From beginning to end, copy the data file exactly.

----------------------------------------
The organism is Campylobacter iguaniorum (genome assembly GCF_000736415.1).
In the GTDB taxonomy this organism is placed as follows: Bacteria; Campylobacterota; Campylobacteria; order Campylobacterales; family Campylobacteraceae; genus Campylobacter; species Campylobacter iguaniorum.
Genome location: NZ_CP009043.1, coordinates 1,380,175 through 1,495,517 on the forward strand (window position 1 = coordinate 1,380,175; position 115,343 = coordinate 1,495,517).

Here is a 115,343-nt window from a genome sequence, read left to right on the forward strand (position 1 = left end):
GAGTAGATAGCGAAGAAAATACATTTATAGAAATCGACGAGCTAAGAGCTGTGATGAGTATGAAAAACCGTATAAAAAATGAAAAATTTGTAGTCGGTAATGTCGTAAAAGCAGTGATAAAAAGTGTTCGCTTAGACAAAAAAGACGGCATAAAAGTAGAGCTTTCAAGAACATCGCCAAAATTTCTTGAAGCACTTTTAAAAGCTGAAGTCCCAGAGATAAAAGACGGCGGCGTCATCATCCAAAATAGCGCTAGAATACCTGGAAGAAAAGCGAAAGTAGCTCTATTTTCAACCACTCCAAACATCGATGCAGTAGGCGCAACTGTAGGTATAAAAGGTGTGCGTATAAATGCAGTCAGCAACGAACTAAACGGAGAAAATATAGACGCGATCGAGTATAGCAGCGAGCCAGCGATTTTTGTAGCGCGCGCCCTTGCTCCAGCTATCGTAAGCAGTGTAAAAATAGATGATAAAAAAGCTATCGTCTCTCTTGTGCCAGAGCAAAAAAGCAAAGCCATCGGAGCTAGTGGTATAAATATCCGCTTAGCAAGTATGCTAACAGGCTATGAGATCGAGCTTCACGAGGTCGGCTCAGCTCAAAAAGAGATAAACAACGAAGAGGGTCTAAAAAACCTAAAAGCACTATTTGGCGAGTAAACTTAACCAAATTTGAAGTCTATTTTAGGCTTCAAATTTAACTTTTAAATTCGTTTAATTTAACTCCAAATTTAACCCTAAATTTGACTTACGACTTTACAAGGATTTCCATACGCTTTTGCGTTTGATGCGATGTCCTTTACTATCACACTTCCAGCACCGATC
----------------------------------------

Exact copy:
The organism is Campylobacter iguaniorum (genome assembly GCF_000736415.1).
In the GTDB taxonomy this organism is placed as follows: Bacteria; Campylobacterota; Campylobacteria; order Campylobacterales; family Campylobacteraceae; genus Campylobacter; species Campylobacter iguaniorum.
Genome location: NZ_CP009043.1, coordinates 1,380,175 through 1,495,517 on the forward strand (window position 1 = coordinate 1,380,175; position 115,343 = coordinate 1,495,517).

Here is a 115,343-nt window from a genome sequence, read left to right on the forward strand (position 1 = left end):
GAGTAGATAGCGAAGAAAATACATTTATAGAAATCGACGAGCTAAGAGCTGTGATGAGTATGAAAAACCGTATAAAAAATGAAAAATTTGTAGTCGGTAATGTCGTAAAAGCAGTGATAAAAAGTGTTCGCTTAGACAAAAAAGACGGCATAAAAGTAGAGCTTTCAAGAACATCGCCAAAATTTCTTGAAGCACTTTTAAAAGCTGAAGTCCCAGAGATAAAAGACGGCGGCGTCATCATCCAAAATAGCGCTAGAATACCTGGAAGAAAAGCGAAAGTAGCTCTATTTTCAACCACTCCAAACATCGATGCAGTAGGCGCAACTGTAGGTATAAAAGGTGTGCGTATAAATGCAGTCAGCAACGAACTAAACGGAGAAAATATAGACGCGATCGAGTATAGCAGCGAGCCAGCGATTTTTGTAGCGCGCGCCCTTGCTCCAGCTATCGTAAGCAGTGTAAAAATAGATGATAAAAAAGCTATCGTCTCTCTTGTGCCAGAGCAAAAAAGCAAAGCCATCGGAGCTAGTGGTATAAATATCCGCTTAGCAAGTATGCTAACAGGCTATGAGATCGAGCTTCACGAGGTCGGCTCAGCTCAAAAAGAGATAAACAACGAAGAGGGTCTAAAAAACCTAAAAGCACTATTTGGCGAGTAAACTTAACCAAATTTGAAGTCTATTTTAGGCTTCAAATTTAACTTTTAAATTCGTTTAATTTAACTCCAAATTTAACCCTAAATTTGACTTACGACTTTACAAGGATTTCCATACGCTTTTGCGTTTGATGCGATGTCCTTTACTATCACACTTCCAGCACCGATC